November 5, 2021

Holy Hospitality!

Holy Hospitality!

In welcoming others, we encounter God in our lives

Q: What does hospitality have to do with being a good Christian?

A: Dorothy Day, John Rausch, and Mary: these are my models when it comes to hospitality.

In the fall of the year 2000, I spent six weeks of my three-month sabbatical at Maryhouse, which is the Catholic Worker house in New York City that Dorothy Day founded, and where she died. I lived there as a volunteer.

Beginning with the warm way in which I was welcomed, and continuing with my participation in the way in which the women from the streets were received with open hearts and minds, Maryhouse was the epitome of hospitality. We hosts at Maryhouse took the time and patience to truly get to know the women who came for meals, for clothing, for a shower, or to stay as permanent members of the family. We served the meals with a graciousness you would expect in a loving home. And we listened. (I listened to a woman talk nonstop for four hours one day!)

After I left Maryhouse, I became a faithful reader of the Catholic Worker newspaper that is distributed throughout the world. One of the features of the paper is the obituaries, lovingly written and thoroughly researched, for each of the formerly homeless people who had found their way to Maryhouse. Hospitality to the end!

This Catholic Worker hospitality is modeled after the example of Dorothy Day herself. One story about her says it all:

 

One day she was in Maryhouse, sitting at a table, talking with one of the guests over coffee. The guest suffered from mental illness, and it showed. In the middle of the conversation, a visitor who quite obviously wanted to interview Dorothy Day came up to the table. Dorothy kept talking with her friend and then paused, looked up to the visitor and said, “With whom would you like to speak?”

 

That, to me, says volumes about the respect in which she held each person to whom she offered hospitality.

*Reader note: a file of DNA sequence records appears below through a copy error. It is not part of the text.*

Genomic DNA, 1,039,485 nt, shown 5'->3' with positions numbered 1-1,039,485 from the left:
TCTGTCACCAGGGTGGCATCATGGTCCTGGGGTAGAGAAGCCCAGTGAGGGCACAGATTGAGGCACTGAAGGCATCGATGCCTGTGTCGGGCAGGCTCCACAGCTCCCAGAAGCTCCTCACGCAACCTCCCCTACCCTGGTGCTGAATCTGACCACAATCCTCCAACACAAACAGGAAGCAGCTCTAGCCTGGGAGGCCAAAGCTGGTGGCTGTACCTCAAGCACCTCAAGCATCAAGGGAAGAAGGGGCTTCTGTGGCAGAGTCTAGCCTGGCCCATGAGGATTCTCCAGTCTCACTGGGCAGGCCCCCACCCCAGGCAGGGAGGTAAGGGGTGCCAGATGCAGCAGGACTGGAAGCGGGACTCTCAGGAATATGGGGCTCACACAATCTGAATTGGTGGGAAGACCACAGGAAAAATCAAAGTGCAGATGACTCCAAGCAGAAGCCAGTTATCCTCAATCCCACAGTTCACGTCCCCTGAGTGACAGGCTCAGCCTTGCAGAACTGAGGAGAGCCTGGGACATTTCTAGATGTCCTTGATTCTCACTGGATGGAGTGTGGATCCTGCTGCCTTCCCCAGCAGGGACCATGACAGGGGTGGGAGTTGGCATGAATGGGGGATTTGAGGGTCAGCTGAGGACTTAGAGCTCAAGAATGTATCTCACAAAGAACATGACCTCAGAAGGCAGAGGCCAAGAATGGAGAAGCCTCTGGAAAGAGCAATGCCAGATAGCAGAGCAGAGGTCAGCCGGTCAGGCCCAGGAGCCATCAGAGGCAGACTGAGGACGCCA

I, along with so many others, learned about hospitality on the local level from my visits to the home of the late Father John Rausch. John was liberal in his invitations to come and eat at his house and have a good talk. Father Larry Hehman and I made the drive to his home outside of Stanton several times a year for many years.

John was a gourmet cook. But he always centered the evening around conversation. We would gather in his kitchen for a drink and talk while he finished the preparations for dinner. We would then take the food to the table and have extended conversations where we shared not only our ideas but also our hearts.

He could have made the fancy food and his fine abilities the center of our time together. But the fine food was only a vehicle for him to share his love and open the doors to a true encounter at that table. Every time.

And now I come to Mary. This is the Mary who is the sister of Martha and Lazarus. Here’s how she offered Jesus hospitality, according to Father Thomas Keating: “She sits at the feet of Jesus listening to his words. Her whole attention is focused on Jesus. She is listening at a level much deeper than her ears can hear. It is the kind of listening that takes place when our spiritual faculties begin to vibrate to the divine life present in Christ, one who hears the word of God and keeps it.”

This is the kind of hospitality that we are enabled, to love and discipline, to offer to God. It echoes and surpasses the depth of hospitality we can offer to other human beings. I have been praying for the gift of that kind of hospitality and trying to practice it for the last 30 years in the daily practice of centering prayer.

Dorothy Day, Father John Rausch and Mary. I have had good teachers in the ways of hospitality. What I learn from them challenges me constantly to move a bit from my tendency to live a scheduled, efficient lifestyle, to a person-centered lifestyle. As I desire to follow the way of encounter, with God and with others, more and more, I am convinced that the key to that way is hospitality.

FATHER DAN NOLL is pastor of Mary Queen of the Holy Rosary in Lexington.